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Lovemoney Awards: John Lewis is your favourite credit card

Ed Bowsher
by Lovemoney Staff Ed Bowsher on 14 November 2012  |  Comments 14 comments

Lovemoney readers have given their verdict. The John Lewis card is their favourite credit card.

Lovemoney Awards: John Lewis is your favourite credit card

Earlier this year we asked Lovemoney readers to give us their verdicts on the financial products they use. We’ve collated the results and we’re now ready to announce the results of the Lovemoney Awards 2012.

Read more in How the Lovemoney awards work.

Today we’re going to start with the credit card awards. Here are the results:

Customer service


First direct


Co-operative Bank


John Lewis



John Lewis







American Express


Capital One


John Lewis

Interest rate


First direct




Virgin Money

Most loved (overall winner)


John Lewis


American Express



So you can see that John Lewis has come top in the rewards category and has also won the ‘most loved’ award for the overall top credit card provider.

Last year’s ‘most loved’ winner, American Express, is in second place this year alongside M&S.

One card only

Unlike most credit card providers, John Lewis only offers one card – the John Lewis partnership card. This card has a 16.9% interest rate and new cardholders get a six month interest-free period for new purchases.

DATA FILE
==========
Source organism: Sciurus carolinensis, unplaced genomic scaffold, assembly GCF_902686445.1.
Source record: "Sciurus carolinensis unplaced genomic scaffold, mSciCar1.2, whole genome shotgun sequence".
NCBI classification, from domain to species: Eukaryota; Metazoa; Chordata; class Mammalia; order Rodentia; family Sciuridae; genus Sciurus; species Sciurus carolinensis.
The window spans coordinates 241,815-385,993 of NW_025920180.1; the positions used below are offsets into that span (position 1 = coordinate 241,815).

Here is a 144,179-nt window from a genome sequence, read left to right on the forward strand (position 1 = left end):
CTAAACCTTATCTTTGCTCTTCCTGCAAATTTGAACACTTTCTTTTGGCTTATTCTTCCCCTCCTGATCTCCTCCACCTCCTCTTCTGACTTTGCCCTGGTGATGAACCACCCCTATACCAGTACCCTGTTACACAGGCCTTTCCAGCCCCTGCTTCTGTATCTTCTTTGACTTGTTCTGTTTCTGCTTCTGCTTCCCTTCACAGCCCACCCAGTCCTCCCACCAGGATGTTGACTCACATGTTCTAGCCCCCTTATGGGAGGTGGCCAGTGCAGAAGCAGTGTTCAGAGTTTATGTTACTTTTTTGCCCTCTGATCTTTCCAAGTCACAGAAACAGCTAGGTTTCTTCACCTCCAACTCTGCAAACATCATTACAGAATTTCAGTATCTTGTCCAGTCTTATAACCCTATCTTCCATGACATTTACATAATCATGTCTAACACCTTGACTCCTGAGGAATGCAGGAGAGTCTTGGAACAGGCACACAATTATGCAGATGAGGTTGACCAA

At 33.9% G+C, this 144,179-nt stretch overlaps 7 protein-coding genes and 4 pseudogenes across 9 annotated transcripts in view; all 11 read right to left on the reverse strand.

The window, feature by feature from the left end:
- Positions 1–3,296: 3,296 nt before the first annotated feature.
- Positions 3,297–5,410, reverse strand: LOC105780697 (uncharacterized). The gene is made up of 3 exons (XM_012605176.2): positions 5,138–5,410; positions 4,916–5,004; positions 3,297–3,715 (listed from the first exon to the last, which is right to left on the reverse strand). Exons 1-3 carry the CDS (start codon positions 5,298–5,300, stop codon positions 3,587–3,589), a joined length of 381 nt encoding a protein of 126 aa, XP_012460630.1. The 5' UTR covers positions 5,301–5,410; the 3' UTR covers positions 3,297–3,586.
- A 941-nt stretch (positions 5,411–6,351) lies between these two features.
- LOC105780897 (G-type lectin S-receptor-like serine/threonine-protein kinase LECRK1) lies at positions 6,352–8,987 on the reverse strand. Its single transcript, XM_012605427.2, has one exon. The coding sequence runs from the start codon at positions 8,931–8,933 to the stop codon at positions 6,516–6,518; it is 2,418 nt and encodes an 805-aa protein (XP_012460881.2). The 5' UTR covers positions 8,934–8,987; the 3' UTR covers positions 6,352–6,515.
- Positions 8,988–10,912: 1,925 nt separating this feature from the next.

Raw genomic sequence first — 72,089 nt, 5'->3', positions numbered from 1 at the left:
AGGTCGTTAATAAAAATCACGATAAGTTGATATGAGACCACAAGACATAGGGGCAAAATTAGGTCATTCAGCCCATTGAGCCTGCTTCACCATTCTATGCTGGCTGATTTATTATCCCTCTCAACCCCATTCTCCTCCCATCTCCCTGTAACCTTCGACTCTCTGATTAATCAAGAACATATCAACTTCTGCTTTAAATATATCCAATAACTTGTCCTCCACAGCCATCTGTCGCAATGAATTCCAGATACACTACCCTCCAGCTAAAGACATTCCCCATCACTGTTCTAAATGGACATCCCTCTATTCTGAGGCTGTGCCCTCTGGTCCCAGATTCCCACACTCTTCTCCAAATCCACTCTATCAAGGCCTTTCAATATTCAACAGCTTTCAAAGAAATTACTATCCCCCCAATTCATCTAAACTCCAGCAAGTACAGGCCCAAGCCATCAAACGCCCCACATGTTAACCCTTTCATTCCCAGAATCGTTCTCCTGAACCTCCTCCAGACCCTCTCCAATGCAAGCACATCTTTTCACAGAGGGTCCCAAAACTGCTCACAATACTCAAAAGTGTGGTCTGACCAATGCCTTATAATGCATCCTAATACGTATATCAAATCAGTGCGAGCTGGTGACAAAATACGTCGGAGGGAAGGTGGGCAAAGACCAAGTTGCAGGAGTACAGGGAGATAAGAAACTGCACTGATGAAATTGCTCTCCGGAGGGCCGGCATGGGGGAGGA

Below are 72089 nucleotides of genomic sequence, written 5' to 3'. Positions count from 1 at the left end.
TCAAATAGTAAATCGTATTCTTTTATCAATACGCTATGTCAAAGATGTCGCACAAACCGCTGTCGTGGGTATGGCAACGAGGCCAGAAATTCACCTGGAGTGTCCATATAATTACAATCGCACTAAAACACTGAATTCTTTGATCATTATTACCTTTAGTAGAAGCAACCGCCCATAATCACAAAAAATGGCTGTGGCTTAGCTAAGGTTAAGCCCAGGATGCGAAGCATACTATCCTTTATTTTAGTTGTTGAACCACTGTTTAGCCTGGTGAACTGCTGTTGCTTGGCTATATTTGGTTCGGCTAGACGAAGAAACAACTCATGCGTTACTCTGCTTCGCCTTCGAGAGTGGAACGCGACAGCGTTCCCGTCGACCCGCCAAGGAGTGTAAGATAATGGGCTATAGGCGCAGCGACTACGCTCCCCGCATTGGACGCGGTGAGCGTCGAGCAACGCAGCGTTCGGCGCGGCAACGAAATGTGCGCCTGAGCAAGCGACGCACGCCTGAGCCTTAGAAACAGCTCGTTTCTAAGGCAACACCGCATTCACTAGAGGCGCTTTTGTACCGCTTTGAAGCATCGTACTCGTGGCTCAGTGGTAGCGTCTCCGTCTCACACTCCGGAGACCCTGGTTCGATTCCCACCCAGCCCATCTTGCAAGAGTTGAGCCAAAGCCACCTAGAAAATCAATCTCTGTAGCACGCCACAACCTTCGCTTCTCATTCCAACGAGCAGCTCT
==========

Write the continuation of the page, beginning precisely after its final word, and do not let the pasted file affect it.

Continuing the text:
Nothing earth-shattering there, so why is the card so popular with Lovemoney readers?

I think the answer is rewards. Every time you spend at John Lewis or Waitrose, you earn one point for each £1 you spend. And when you spend elsewhere, you’ll earn one point for every £2 you spend.

When you’ve earned 500 points you’ll be eligible for a £5 John Lewis Partnership voucher. This is a pretty generous scheme – when you use the card at John Lewis, you’re effectively getting 1p back on every pound you spend.

What’s more, cardholders get exclusive access to regular special offers at John Lewis.

When you also remember that John Lewis has a fantastic brand and is renowned for its customer service, I can understand why the card is so popular.


That said, I do think there are better cards – and better card providers – out there. Let’s look at some of the best:

American Express